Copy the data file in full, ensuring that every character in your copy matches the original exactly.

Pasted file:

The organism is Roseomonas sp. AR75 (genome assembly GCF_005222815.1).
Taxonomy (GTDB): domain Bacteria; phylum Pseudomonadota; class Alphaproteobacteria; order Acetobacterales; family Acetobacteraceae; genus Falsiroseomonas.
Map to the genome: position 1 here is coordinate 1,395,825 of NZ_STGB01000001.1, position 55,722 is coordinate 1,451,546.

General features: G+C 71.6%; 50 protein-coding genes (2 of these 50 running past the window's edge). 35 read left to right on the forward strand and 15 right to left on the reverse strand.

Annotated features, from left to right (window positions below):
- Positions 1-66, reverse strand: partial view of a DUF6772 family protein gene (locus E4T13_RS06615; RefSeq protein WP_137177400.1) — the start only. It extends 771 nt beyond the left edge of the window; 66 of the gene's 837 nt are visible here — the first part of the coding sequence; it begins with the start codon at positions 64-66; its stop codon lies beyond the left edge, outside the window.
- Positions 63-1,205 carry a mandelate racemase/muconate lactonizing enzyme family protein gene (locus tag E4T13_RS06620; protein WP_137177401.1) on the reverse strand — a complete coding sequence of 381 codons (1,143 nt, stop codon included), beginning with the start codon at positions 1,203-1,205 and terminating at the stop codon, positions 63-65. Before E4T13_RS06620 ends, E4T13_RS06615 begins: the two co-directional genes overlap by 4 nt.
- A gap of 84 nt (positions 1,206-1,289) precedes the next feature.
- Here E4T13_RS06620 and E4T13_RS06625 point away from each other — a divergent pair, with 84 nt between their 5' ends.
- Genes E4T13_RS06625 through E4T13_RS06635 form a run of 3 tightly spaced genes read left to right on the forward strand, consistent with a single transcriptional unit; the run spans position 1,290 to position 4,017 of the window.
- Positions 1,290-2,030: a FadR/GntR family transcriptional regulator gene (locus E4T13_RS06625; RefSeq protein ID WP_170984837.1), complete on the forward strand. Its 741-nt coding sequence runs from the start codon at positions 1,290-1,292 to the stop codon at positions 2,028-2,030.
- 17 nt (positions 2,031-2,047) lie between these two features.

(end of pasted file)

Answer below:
The organism is Roseomonas sp. AR75 (genome assembly GCF_005222815.1).
Taxonomy (GTDB): domain Bacteria; phylum Pseudomonadota; class Alphaproteobacteria; order Acetobacterales; family Acetobacteraceae; genus Falsiroseomonas.
Map to the genome: position 1 here is coordinate 1,395,825 of NZ_STGB01000001.1, position 55,722 is coordinate 1,451,546.

General features: G+C 71.6%; 50 protein-coding genes (2 of these 50 running past the window's edge). 35 read left to right on the forward strand and 15 right to left on the reverse strand.

Annotated features, from left to right (window positions below):
- Positions 1-66, reverse strand: partial view of a DUF6772 family protein gene (locus E4T13_RS06615; RefSeq protein WP_137177400.1) — the start only. It extends 771 nt beyond the left edge of the window; 66 of the gene's 837 nt are visible here — the first part of the coding sequence; it begins with the start codon at positions 64-66; its stop codon lies beyond the left edge, outside the window.
- Positions 63-1,205 carry a mandelate racemase/muconate lactonizing enzyme family protein gene (locus tag E4T13_RS06620; protein WP_137177401.1) on the reverse strand — a complete coding sequence of 381 codons (1,143 nt, stop codon included), beginning with the start codon at positions 1,203-1,205 and terminating at the stop codon, positions 63-65. Before E4T13_RS06620 ends, E4T13_RS06615 begins: the two co-directional genes overlap by 4 nt.
- A gap of 84 nt (positions 1,206-1,289) precedes the next feature.
- Here E4T13_RS06620 and E4T13_RS06625 point away from each other — a divergent pair, with 84 nt between their 5' ends.
- Genes E4T13_RS06625 through E4T13_RS06635 form a run of 3 tightly spaced genes read left to right on the forward strand, consistent with a single transcriptional unit; the run spans position 1,290 to position 4,017 of the window.
- Positions 1,290-2,030: a FadR/GntR family transcriptional regulator gene (locus E4T13_RS06625; RefSeq protein ID WP_170984837.1), complete on the forward strand. Its 741-nt coding sequence runs from the start codon at positions 1,290-1,292 to the stop codon at positions 2,028-2,030.
- 17 nt (positions 2,031-2,047) lie between these two features.